This whole denial of the physical plane is as silly as the denial of other aspects of existence. They're all important and they're all "us." The idea that the body is separate from the mind and psychology has been well disproved by far better experts than myself—the body and mind are intrinsically connected, at the least. (I'm more inclined to say they are the same thing from different perspectives.) The communication and feedback works both ways. I feel the body is not merely a shell, but an integral part of identity, and part of the overall "Being" which we'll call the Soul (for lack of a better word--I use that one for convenience, not religion).


When people having 'contact' experiences try to relate them, they're often lost for words when it comes to describing the "physicality" of it. It's a dream but not, it's physical but not; there can be bruises when your body didn't seem to leave the bed, and no sign at all when you could swear it had, or vice versa. One is left very confused. Sometimes the overall impression is "about 80% physical." How does one describe that to a researcher who is still holding to a belief system that says one is either "fully physical" or "only dreaming?"

Researchers are forced to conclude that if it didn't happen in the frequency we call "here," with physical evidence or photographs, it was a dream or hallucination. But the concept, "It wasn't physical, so it had to be a dream" is just another version of "They all look alike to me." Plain ignorance. We're just so unfamiliar with the idea of there being more than one level of reality, and different degrees of tangibility, that we are unable to see the differences. Black or white, we say; any shades of gray we encounter, we cannot even conceptualize; we force the definition of them into one or the other of our polarities.


The physicality misunderstanding also creates the endless arguments between real and valid. One has to be careful with the words used in discussions about this subject; the semantics become important; definitions are hard enough to come by.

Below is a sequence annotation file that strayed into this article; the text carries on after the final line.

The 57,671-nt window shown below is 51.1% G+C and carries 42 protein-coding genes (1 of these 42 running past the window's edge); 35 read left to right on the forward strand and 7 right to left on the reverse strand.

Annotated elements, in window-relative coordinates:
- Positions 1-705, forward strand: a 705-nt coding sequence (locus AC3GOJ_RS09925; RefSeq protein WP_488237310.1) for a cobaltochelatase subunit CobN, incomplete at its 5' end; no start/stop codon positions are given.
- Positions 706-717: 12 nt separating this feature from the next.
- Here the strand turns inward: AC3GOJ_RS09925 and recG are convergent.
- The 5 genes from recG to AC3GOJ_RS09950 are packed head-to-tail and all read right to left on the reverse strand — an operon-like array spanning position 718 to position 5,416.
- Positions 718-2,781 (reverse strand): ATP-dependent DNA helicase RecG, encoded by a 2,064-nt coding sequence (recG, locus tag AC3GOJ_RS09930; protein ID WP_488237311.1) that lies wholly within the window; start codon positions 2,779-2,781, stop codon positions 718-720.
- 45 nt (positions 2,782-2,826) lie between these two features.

If I say I had a realistic dream, people don't assume it's "real," though they might accept it's "valid—but only to you." If I say something happened fully in 3D, they assume it's "real," and therefore that it is objectively valid—even for them.

This would be fine if 90% of this field wasn't other than 3D. Since little of it is fully in this plane of perception, this view merely tosses the vast majority of the only data we have for study (already confusing) out the window as "invalid."

But how does a person like me, who experiences this, explain the in-betweens, or the boths, or the neithers? Or explain the shifts from one to another? And how can the non-experiencing researchers know what to take as data to analyze?

In quantum physics, it has been determined that observing an experiment with particles affects their behavior. By this model one could say that since you're affecting your own experiment, that the results are hardly objective, and the results of "what the particles [naturally] do" are therefore invalid as controlled experiments. True. But the fact is, the particles do X or Y. Whether or not this is because we knew of this, or had desires of one or the other beforehand, or were watching, the X or Y still exist—and the movement of the particles still happened. 

Yes, how the particle behaved or reached X or Y point, and which it reached, may be affected by the scientist's own "interference." But that does not make one assume that either the movement of the particles, or "where" they moved to, did not happen or does not exist, merely because both issues were "subjectively influenced by the researcher's mind." Of course they were. So what.

The same holds true, in my opinion, for the "contact" field. That we may self-create (or "tune into") certain types of Beings or experiences after thinking about something along those lines, or after a certain type of childhood that may affect our perception, certainly makes things 'subjective.' But confirming accounts around the world and throughout time indicate to me that this does not invalidate the experience.

Bewilderness is copyright © 1993 to present to Palyne "PJ" Gaenir ( See